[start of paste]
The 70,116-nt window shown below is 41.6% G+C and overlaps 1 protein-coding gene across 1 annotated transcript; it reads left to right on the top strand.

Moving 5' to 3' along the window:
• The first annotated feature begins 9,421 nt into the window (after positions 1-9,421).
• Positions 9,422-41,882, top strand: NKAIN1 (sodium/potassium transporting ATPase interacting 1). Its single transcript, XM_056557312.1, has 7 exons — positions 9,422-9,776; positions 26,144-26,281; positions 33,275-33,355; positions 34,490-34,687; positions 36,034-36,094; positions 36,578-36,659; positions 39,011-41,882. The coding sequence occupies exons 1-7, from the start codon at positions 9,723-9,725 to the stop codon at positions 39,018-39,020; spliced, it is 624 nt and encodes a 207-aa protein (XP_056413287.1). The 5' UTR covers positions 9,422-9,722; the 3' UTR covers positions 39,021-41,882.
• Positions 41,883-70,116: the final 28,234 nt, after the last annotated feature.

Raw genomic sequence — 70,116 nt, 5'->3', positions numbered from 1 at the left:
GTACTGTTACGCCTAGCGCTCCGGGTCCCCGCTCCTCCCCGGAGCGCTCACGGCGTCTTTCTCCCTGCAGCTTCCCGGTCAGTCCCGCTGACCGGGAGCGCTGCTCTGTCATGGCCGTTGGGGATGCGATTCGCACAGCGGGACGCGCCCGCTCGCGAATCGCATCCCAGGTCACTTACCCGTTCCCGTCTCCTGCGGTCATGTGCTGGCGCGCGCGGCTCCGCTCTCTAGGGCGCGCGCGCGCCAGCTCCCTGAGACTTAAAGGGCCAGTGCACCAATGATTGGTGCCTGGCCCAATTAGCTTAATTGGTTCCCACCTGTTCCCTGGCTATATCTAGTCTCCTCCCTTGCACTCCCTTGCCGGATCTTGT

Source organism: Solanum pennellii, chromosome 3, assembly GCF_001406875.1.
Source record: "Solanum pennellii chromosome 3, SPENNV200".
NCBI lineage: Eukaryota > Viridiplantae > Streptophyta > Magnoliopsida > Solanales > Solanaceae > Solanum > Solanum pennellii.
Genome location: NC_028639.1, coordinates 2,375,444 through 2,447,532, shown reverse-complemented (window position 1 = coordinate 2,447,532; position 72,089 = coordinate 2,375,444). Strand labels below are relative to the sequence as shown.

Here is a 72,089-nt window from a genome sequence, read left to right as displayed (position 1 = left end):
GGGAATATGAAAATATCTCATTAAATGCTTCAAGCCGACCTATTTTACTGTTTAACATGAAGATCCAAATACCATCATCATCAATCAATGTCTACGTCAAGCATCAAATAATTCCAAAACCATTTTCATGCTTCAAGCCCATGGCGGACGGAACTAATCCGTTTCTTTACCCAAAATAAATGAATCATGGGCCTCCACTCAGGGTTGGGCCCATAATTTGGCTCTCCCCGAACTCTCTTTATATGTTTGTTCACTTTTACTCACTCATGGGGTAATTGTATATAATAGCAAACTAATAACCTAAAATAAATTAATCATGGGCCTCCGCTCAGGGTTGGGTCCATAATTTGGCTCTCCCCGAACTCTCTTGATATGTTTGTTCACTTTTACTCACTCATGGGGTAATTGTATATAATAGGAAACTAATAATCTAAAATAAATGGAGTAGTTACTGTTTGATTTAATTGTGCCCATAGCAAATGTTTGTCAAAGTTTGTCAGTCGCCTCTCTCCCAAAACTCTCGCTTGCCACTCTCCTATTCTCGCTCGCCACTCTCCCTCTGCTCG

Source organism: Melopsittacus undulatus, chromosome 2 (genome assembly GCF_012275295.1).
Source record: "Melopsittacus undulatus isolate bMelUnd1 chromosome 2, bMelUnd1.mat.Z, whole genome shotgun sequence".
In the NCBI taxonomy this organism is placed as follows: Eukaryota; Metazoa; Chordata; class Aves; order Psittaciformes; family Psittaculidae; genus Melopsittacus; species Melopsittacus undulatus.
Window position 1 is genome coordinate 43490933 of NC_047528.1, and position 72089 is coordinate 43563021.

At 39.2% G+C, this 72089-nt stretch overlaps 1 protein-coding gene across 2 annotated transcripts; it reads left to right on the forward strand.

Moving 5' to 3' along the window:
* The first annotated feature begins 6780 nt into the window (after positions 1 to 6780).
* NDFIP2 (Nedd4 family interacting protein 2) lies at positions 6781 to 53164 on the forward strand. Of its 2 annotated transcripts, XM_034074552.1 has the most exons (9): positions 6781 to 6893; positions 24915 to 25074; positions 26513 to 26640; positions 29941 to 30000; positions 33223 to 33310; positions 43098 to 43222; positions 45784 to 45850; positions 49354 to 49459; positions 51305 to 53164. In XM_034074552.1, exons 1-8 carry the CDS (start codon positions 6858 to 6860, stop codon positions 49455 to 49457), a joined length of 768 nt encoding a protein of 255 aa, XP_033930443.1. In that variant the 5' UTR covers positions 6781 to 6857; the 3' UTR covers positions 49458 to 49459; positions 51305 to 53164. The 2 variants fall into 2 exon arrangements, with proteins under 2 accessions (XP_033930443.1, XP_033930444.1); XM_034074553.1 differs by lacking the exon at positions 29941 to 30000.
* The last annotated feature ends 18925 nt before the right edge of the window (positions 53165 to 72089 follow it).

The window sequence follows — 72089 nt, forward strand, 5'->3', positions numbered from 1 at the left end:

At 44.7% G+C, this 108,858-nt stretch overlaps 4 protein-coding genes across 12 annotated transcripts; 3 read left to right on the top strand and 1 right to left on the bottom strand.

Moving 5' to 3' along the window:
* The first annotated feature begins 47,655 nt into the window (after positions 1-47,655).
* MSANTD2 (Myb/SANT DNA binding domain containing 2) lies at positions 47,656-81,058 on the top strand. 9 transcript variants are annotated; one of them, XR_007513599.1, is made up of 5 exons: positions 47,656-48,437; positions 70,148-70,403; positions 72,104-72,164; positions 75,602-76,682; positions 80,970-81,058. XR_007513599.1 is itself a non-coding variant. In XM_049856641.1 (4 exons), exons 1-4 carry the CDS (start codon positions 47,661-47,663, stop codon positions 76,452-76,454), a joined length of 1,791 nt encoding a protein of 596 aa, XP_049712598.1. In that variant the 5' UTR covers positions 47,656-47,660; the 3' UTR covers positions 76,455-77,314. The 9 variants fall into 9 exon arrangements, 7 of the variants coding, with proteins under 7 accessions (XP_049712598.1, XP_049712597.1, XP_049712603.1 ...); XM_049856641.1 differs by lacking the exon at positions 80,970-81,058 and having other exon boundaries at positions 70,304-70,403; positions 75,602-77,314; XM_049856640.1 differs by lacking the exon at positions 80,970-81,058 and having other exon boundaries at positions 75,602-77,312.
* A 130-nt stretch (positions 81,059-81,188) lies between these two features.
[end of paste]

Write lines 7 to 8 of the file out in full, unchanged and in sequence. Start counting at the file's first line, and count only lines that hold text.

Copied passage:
GTACTGTTACGCCTAGCGCTCCGGGTCCCCGCTCCTCCCCGGAGCGCTCACGGCGTCTTTCTCCCTGCAGCTTCCCGGTCAGTCCCGCTGACCGGGAGCGCTGCTCTGTCATGGCCGTTGGGGATGCGATTCGCACAGCGGGACGCGCCCGCTCGCGAATCGCATCCCAGGTCACTTACCCGTTCCCGTCTCCTGCGGTCATGTGCTGGCGCGCGCGGCTCCGCTCTCTAGGGCGCGCGCGCGCCAGCTCCCTGAGACTTAAAGGGCCAGTGCACCAATGATTGGTGCCTGGCCCAATTAGCTTAATTGGTTCCCACCTGTTCCCTGGCTATATCTAGTCTCCTCCCTTGCACTCCCTTGCCGGATCTTGT

Source organism: Solanum pennellii, chromosome 3, assembly GCF_001406875.1.